Web legend Marc Andreessen joins Facebook's board
Silicon Valley entrepreneurial billionaire Marc Andreessen -- who co-authored the Mosaic Web browser and co-founded Netscape some 15 years ago -- has now joined Facebook's board of directors, though he holds stock in its competitors.
Andreessen serves on the board of Open Media Network, a company that produces a combined Kontiki (VeriSgn) client and media player. He is also an investor in Digg, Twitter, and several other Web 2.0 start-ups.
But amid all of Andreesen's other business interests, the one that comes closest to Facebook's space is Ning, a Web site that lets people name and create their own social networks. A few of the social networks now on the site, for example, include "The Spill.com Movie Community," which features movie reviews with animated characters; "Streetball.com -- Basketball for the Hip-Hop Lifestyle;" and "Oozing Goo -- The Lava Lamp Syndicate."
Although many see Ning as competing with Facebook on some levels, the exact reasons why Andreessen is joining Facebook's board -- while still keeping his post at Ning -- remain to be seen.
"Almost any way you slice it, these two companies look like natural competitors, with very different approaches to the social networking space," wrote Denis Hancock in his Wikinomics blog, for instance. "I've personally heard a lot [of] speculation (or perhaps I should call it postulation) about a future where each of us will have a single online identity point which links directly to our other points of presence on the Web - could this be a step in that direction?"
In his own blog, Andreessen took note of the differences between Ning and social networking sites such as Facebook and MySpace -- and the potential for co-existence -- way back in July of 2007.
"I think both approaches -- large proprietary walled gardens, and millions of specialized social networks created by regular people -- will coexist just fine, but the more people learn what social networking makes possible, the more interested they will be in creating their own worlds, their own social networks, around every conceivable need and niche: their families, friends, cities, companies, start-ups, classes, hobbies, interests, political candidates, nonprofit activities, and so on," Andreessen wrote.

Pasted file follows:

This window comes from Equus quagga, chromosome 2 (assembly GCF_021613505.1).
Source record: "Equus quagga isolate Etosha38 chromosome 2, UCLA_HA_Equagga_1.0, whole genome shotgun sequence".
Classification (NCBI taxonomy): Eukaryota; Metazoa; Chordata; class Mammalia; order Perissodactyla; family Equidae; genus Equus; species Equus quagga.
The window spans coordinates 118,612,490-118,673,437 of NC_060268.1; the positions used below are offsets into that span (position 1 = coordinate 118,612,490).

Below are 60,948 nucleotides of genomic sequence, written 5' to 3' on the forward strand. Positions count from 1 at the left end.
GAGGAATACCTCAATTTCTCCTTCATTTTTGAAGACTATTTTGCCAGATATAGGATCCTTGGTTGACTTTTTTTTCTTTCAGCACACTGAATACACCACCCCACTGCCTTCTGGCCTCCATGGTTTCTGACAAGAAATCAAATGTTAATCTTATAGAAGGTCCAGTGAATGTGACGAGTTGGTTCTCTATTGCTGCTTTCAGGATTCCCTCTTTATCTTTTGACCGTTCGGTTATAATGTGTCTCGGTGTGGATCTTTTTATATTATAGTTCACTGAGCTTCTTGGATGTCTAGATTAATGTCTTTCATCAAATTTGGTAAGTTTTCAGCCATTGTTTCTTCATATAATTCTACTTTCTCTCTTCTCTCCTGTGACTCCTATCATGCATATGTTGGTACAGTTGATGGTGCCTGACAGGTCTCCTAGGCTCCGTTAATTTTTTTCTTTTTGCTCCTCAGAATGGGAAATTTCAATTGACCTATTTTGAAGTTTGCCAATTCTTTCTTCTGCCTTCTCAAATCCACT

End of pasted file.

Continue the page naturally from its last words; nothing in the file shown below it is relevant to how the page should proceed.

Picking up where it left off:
"That's why my co-founder Gina [Bianchini] and I started Ning -- to see what we could do to make it as easy as possible for regular people, potentially in the millions, to build their own social networks for anything. We wanted to enable people to create their own worlds, not just join someone else's."
Yet in an entry only about a month before that, Andreessen used his blog to applaud Facebook's recent development of the Facebook Platform.
"Metaphorically, Facebook is providing the ease and user attraction of MySpace-style embedding, coupled with the kind of integration you see with Firefox extensions, plus the added rocket fuel of automated viral distribution to a huge number of potential users, and the prospect of keeping 100% of any revenue your application can generate," according to Andreessen.
In any case, Andreessen has nearly always displayed a Midas touch around Web-related business interests. He first rose to international attention in his early twenties, when he became the poster child for Internet "overnight success stories" with the IPO in 1995 of Netscape Communications, a pioneering ISP that used Netscape Navigator as its Web browser.
Riveted by Netscape's success, Microsoft licensed Mosaic code from Spyglass, Inc., an offshoot of Andreessen's alma mater, the University of Illinois. Microsft used the Mosaic code to create Internet Explorer as a rival to Navigator. Andreessen had co-written Mosaic with colleague Eric Bina when both were were employed at the university's National Center for Supercomputing Applications (NCSA).
When AOL bought Netscape in 1999 for $4.2 billion, Netscape became AOL's CTO. Shortly afterward, he left to found Loudcloud, a Web hosting company that sold is hosting business to EDS in 2003 and became known as Opsware. Then, as chairman of Opsware, Andreessen oversaw its acquisition by Hewlett-Packard in September of 2007 for $1.6 billion.